Working Brief: Knowing your rights on wage increases
Published 29/09/2008 | 16:06
From Wednesday, October 1, the rates of National Minimum Wage (NMW) are increasing. Revised rates are: workers aged 22 or over £5.73 per hour, workers aged 18-21 £4.77 per hour and workers aged 16 and 17 over compulsory school age £3.53 per hour.
With a few exceptions most workers are entitled to receive a minimum hourly rate, some exclusions include, teenagers who have not reached compulsory school-leaving age, the self employed and workers who live and work within the family home and or business, including au pairs and nannies.
Special rules also apply to apprentices who may be exempt from minimum wage until their 19th birthday. Agricultural workers are entitled to an agricultural minimum wage which differs in rates and is dependant on age, grade and job. Details can be obtained from DARD at 028 9052 0813.
National Minimum Wage is expressed as an hourly minimum rate of pay. A worker does not have to be paid the minimum wage for each hour worked, but must be paid the minimum wage for each hour worked in their pay reference period. A pay reference period is determined by when a worker is paid — daily, weekly, etc. The maximum a pay reference period can extend is one calendar month.
When checking whether a worker's pay is in line with the NMW, the worker's pay must be calculated in a particular way.
Some elements of a worker’s pay are included while others are excluded. Elements of pay counting for minimum wage purposes are limited but include gross pay and performance related incentives such as bonuses and tips where paid through the payroll and subject to tax and national insurance. Benefits in kind will not count as part of a worker’s wage except when accommodation is provided by the employer to the worker.
Some elements of workers’ pay including some deductions will not count for minimum wage purposes. These include, an advance of wages, overtime and shift premium, staff rewards, expenses and some non-consolidated special allowances such as hygiene payments, attendance payments or for working unsocial hours or in dangerous conditions.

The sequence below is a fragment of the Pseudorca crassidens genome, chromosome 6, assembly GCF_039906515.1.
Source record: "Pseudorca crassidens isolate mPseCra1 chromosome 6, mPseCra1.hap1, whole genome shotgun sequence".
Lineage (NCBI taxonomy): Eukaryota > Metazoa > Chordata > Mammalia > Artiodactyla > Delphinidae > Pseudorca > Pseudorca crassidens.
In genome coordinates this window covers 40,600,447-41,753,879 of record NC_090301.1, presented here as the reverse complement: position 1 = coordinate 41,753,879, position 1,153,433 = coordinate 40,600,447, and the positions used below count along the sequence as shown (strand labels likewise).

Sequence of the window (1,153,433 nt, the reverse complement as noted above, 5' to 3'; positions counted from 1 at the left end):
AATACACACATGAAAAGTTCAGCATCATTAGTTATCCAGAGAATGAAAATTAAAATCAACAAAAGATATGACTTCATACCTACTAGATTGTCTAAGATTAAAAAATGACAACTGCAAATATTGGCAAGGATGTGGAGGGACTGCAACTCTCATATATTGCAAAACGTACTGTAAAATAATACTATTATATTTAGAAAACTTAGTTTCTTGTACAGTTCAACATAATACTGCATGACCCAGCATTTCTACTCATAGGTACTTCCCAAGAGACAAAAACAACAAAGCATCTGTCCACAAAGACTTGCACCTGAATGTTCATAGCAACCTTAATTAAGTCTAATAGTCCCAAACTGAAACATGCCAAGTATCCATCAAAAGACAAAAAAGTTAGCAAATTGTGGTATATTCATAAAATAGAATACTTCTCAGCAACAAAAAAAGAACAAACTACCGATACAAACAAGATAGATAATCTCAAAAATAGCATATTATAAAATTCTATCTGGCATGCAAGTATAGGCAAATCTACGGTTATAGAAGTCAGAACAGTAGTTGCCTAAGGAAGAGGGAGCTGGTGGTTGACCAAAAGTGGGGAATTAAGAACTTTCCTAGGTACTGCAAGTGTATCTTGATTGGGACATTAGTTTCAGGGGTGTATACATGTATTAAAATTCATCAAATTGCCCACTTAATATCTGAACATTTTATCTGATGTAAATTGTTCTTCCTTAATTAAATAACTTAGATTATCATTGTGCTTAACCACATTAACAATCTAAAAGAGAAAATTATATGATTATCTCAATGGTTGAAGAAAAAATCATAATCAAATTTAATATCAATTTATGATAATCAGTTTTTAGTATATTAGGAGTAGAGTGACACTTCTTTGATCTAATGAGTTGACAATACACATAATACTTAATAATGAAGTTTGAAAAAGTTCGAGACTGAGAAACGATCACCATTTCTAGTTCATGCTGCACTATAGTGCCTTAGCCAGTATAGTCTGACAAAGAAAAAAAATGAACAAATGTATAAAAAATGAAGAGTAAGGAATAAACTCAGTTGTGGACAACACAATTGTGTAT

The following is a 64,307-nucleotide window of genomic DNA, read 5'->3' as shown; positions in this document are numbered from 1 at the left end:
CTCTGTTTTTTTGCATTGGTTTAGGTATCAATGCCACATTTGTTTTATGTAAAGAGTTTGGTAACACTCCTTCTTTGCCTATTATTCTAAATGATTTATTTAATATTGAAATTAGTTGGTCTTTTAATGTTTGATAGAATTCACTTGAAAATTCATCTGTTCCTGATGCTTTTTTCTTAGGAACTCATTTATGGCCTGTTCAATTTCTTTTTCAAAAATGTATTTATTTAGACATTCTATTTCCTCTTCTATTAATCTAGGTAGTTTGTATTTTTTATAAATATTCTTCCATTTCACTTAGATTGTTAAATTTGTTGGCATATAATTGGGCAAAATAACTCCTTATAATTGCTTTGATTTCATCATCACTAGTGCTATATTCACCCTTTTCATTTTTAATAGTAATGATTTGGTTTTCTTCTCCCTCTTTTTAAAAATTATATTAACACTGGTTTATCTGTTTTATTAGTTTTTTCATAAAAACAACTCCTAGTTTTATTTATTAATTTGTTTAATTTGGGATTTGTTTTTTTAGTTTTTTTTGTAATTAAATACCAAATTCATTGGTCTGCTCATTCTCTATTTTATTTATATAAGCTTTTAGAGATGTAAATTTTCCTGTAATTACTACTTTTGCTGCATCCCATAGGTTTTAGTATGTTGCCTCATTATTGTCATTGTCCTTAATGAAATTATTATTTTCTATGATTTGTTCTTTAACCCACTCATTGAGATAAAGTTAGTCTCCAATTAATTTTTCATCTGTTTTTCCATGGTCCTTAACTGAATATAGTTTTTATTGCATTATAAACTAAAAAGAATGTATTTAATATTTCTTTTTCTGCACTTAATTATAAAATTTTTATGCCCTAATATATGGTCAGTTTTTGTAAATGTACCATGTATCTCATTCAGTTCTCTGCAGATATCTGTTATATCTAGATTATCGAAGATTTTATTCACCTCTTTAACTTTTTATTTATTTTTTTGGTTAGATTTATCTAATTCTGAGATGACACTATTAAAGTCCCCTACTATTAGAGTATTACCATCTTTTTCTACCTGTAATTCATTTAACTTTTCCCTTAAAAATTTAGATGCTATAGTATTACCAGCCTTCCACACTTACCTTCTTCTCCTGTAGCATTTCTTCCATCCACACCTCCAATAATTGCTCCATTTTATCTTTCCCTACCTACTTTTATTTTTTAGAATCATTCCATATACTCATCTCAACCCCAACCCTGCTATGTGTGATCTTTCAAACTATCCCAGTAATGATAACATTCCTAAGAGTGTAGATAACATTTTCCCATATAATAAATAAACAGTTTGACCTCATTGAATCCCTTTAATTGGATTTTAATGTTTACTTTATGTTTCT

Deductions from a worker’s wages to account for provision of a uniform or to meet any business expense is not permissible if it brings that worker’s hourly rate below the minimum wage.
Full details on payments and deductions which count towards or are excluded from minimum wage pay can be obtained from the NMW Helpline 0845 6500 207.
Entitlement to the NMW is enforced by HMRC compliance officers who will visit employers to ensure their workers receive the minimum hourly rates. To establish that a worker has received the minimum wage, all employers are required to maintain for at least three years sufficient records to prove a worker’s hourly rate. Such records will include personnel details for the worker, a record of hours worked and confirmation of wages paid.
Further information on all aspects of the NMW is available from your local CAB or from the NMW Helpline for Northern Ireland on 0845 650 0207.
The helpline, which has been in operation since 2001, is a partnership with the HMRC National Minimum Wage Compliance Unit and has helped identify over £2.7m of arrears for underpaid workers in Northern Ireland to date.
Siobhan Harding is an Information and Policy Officer with Citizens Advice